Mark Vluggen Mark Vluggen Sacha Ruland

“I prefer my movies in the morning”

Written by  Annelotte Huiskes Wednesday, 24 October 2012 07:47

Every year he watches at least 200 films, 40 of them at the Cannes Film Festival. For Mark Vluggen, Cannes is the recurring highlight of his year. An assistant professor in Information Management at the School of Business and Economics, Vluggen is also the editor in chief of the film magazine of Maastricht’s arthouse cinema, the Lumière, and a film critic for the university newspaper Observant.

It’s not the glitz and glamour that draws him to Cannes each year. And no, he has no particular favourite actor or actress; the more famous they are, the more they distract from the film. He is mainly interested in directors who build up an oeuvre and bring something new to the screen. The film itself takes centre stage for him – that’s what he comes to see. Despite the fact that it’s often far too busy in Cannes; that you spend endless hours waiting in line and too much money on a hotel room. “It is and always will be a special festival. This is where films are unveiled to the world. What’s more exciting than watching the new Lars von Trier or Haneke at nine in the morning? No one’s seen it yet and you’re one of the 2000 people who get to be the first.”

The morning shows are his favourite. As he sees it, it’s a flaw in the system that people tend to go to the cinema at night. “You should watch a film when you’re nice and relaxed. You wouldn’t take a tour of the Louvre at ten in the evening, would you? I also think movies should be seen in the cinema, not on DVD. To me, watching a movie at home is like looking at a print rather than the real painting.”


Lumière

Vluggen sees most films at Cannes and other festivals in Berlin, Rotterdam and Vlissingen before they hit the Lumière. He has been writing for the Lumière film magazine for over five years, and now serves as its editor in chief. As of July, the magazine is available online only; the last printed issue had just been released at the time of this interview. “It’s a real shame because the printed word will always be a more tangible verification of your work”, Vluggen says. “But the board wanted a new website with an online magazine instead.”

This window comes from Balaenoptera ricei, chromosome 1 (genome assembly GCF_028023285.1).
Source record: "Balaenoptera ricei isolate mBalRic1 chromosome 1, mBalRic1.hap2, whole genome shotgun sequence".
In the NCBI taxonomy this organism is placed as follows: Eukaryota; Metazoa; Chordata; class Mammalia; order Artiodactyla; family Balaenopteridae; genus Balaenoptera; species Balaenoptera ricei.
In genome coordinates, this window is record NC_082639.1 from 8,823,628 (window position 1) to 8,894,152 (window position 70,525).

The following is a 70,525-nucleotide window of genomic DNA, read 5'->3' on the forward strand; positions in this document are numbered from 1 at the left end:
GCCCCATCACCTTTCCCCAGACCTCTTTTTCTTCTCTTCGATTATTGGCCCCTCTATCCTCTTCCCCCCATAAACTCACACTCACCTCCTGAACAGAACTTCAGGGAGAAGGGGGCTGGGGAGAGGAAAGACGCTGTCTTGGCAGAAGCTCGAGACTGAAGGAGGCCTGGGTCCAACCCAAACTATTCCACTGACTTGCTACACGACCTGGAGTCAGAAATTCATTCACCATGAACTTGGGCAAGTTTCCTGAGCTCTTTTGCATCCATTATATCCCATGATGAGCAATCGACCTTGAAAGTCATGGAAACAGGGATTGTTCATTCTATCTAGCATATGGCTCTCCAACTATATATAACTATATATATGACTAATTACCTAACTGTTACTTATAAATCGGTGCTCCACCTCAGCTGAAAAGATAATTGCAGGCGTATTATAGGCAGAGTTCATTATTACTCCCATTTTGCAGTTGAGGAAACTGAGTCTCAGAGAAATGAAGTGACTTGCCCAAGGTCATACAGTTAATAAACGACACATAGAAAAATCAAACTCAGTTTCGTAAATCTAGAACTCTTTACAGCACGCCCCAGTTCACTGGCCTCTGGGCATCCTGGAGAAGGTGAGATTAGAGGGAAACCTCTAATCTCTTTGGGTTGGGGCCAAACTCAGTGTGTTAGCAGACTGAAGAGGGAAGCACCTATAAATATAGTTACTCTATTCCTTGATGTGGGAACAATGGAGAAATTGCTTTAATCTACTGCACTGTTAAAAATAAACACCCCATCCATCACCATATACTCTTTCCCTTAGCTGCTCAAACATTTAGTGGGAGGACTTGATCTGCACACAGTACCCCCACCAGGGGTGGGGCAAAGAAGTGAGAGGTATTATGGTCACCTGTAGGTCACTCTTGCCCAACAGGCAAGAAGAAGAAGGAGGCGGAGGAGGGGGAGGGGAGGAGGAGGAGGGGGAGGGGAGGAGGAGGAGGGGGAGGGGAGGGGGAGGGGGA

The magazine is not the only thing to change. In 2014, the cinema will move to a bigger location at the Timmerfabriek in Maastricht. “If you want to survive as a cinema, you need to invest in good infrastructure: bigger theatres, better equipment and a larger screen. If the Lumière hadn’t taken this step, in ten years it would barely be clinging to life at its current location.” Already daydreaming about the grand opening, he can’t wait for the big day. Could they get Golden Palm winner Haneke or Pedro Almódovar to Maastricht?


Bullets

The Lumière has played an important role in his cinematographic development. This is where, as an economics student, he first discovered the higher breed of movie: the artistic film. “It’s not something I was brought up with. I come from a very working-class Limburg family. My father’s love of film was limited to the statement ‘there needs to be bullets’. I watched all the great westerns and war films with him. We must have watched the war classic The Guns of Navarone at least 12 times. But the films that really made the deepest impression were the ones I saw during my student days. At home we read the Limburger. When I started reading the Volkskrant as a student, I discovered how expertly the artistic film was ignored in the Limburger. I also discovered that we had an arthouse cinema in Maastricht. The first film that made a real impact on me was Naked by Mike Leigh: a film about a homeless man on the outskirts of London who predicts the end of the world. I’d never seen anything quite so stark and dismal.”


Film critic

Never harbouring ambitions to become a filmmaker, Vluggen prefers to write about films instead. “The challenge for me is presenting a film in 150 words and making sure the right audience goes to the right movie. That’s the fun part. I also like writing opinion pieces, which I get to do for the Observant and the online magazine now too. Unfortunately, the film critic is a dying breed. With the disappearing of the elite, there’s less respect for the true connoisseur; everyone’s a film critic these days. I also think the quality of film reviews leaves a lot to be desired. The reviews in the Volkskrant are practically interchangeable. Too few critics have their own style and voice.”
 

Mark’s film tip:
“This year, the top prize at Cannes went to the Austrian director Michael Haneke, who won the Golden Palm a few years ago with Das Weisse Band. His new film Amour (expected release date: November) is his most tender film to date. It follows an elderly couple’s struggle with the wife’s dementia. Haneke is not inclined to pathos and sentiment, opting instead to examine ageing and our inevitable decline in a meticulous and very honest way. It’s a film that will haunt you for days.”

 

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